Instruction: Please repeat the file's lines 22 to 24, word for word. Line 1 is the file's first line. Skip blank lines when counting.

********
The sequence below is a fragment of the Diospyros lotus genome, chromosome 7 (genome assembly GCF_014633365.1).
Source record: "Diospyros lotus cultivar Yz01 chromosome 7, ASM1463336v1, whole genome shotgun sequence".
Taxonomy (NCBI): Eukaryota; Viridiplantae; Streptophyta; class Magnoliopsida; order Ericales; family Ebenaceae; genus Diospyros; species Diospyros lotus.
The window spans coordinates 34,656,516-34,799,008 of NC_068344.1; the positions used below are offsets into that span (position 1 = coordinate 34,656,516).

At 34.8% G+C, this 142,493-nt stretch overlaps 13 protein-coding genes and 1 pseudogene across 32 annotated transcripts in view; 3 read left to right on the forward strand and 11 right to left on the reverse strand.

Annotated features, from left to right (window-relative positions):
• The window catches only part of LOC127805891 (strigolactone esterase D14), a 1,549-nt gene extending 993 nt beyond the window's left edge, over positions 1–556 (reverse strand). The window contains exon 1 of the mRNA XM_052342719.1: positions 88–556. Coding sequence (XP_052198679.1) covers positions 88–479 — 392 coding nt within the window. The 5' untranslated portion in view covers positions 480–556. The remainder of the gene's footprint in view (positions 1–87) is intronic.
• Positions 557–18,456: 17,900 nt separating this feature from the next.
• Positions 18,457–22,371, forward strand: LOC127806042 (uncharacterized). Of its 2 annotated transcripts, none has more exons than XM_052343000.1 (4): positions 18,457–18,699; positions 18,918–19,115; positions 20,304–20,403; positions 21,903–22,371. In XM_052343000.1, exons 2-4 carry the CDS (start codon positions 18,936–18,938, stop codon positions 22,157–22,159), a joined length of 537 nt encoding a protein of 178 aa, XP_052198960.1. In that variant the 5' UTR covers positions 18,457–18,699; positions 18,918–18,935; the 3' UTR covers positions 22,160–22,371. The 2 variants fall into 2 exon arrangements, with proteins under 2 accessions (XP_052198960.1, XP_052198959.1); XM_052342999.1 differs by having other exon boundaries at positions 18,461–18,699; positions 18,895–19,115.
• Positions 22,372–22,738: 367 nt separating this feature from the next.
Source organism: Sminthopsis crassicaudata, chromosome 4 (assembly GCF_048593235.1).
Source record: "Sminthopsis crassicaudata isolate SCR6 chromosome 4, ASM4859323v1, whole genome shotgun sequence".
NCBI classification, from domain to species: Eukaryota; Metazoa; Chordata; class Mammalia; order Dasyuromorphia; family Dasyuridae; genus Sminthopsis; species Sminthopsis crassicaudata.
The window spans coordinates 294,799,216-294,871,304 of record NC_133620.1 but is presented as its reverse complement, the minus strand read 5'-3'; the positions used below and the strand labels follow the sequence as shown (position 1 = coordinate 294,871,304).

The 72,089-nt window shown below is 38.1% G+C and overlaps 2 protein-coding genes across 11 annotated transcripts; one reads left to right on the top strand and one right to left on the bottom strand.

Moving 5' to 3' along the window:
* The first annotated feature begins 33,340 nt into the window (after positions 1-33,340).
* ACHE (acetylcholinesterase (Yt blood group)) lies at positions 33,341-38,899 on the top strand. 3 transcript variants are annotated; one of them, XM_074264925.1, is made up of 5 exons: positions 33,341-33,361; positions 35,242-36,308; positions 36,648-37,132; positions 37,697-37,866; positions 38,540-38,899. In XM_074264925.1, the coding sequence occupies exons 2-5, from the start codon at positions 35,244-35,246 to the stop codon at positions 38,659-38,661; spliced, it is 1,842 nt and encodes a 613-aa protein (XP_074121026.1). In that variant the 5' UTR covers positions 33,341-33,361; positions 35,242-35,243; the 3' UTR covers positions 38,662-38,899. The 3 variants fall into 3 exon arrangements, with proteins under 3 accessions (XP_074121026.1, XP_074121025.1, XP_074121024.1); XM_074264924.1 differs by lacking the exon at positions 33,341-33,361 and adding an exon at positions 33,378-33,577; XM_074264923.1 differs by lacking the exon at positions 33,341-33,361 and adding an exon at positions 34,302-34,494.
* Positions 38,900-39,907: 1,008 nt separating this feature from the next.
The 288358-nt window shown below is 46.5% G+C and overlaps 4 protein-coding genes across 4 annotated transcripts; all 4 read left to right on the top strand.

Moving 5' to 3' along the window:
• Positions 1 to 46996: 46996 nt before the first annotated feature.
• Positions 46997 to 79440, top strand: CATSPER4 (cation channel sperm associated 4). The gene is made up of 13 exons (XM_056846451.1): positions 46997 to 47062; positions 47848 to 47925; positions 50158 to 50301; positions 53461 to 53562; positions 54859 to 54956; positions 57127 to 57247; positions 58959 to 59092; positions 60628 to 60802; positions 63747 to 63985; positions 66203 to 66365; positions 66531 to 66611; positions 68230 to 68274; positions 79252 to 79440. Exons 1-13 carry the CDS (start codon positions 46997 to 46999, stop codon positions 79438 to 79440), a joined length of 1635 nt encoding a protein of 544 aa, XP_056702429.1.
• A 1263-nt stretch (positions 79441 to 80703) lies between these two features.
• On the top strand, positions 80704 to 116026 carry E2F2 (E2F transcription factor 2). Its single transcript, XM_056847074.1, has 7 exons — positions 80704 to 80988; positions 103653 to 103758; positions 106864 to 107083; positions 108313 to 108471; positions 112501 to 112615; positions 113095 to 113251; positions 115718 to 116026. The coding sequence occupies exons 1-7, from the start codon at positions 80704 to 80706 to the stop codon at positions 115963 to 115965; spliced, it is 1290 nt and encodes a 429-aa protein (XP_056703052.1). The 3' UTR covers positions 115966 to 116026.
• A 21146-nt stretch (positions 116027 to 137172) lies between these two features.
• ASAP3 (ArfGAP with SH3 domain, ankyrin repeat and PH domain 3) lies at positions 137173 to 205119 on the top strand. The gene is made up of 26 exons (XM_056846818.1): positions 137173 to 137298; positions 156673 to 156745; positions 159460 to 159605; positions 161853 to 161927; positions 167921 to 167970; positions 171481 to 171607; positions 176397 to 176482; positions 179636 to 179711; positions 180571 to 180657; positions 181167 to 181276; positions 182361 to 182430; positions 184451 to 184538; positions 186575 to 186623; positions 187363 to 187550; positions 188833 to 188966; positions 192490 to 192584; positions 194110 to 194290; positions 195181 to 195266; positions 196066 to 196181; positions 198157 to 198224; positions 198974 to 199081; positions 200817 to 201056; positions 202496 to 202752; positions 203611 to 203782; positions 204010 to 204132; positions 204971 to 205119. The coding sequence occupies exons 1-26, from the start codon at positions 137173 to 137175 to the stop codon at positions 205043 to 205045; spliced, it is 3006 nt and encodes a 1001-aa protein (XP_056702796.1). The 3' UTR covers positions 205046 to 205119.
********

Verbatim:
• Positions 1 to 46996: 46996 nt before the first annotated feature.
• Positions 46997 to 79440, top strand: CATSPER4 (cation channel sperm associated 4). The gene is made up of 13 exons (XM_056846451.1): positions 46997 to 47062; positions 47848 to 47925; positions 50158 to 50301; positions 53461 to 53562; positions 54859 to 54956; positions 57127 to 57247; positions 58959 to 59092; positions 60628 to 60802; positions 63747 to 63985; positions 66203 to 66365; positions 66531 to 66611; positions 68230 to 68274; positions 79252 to 79440. Exons 1-13 carry the CDS (start codon positions 46997 to 46999, stop codon positions 79438 to 79440), a joined length of 1635 nt encoding a protein of 544 aa, XP_056702429.1.
• A 1263-nt stretch (positions 79441 to 80703) lies between these two features.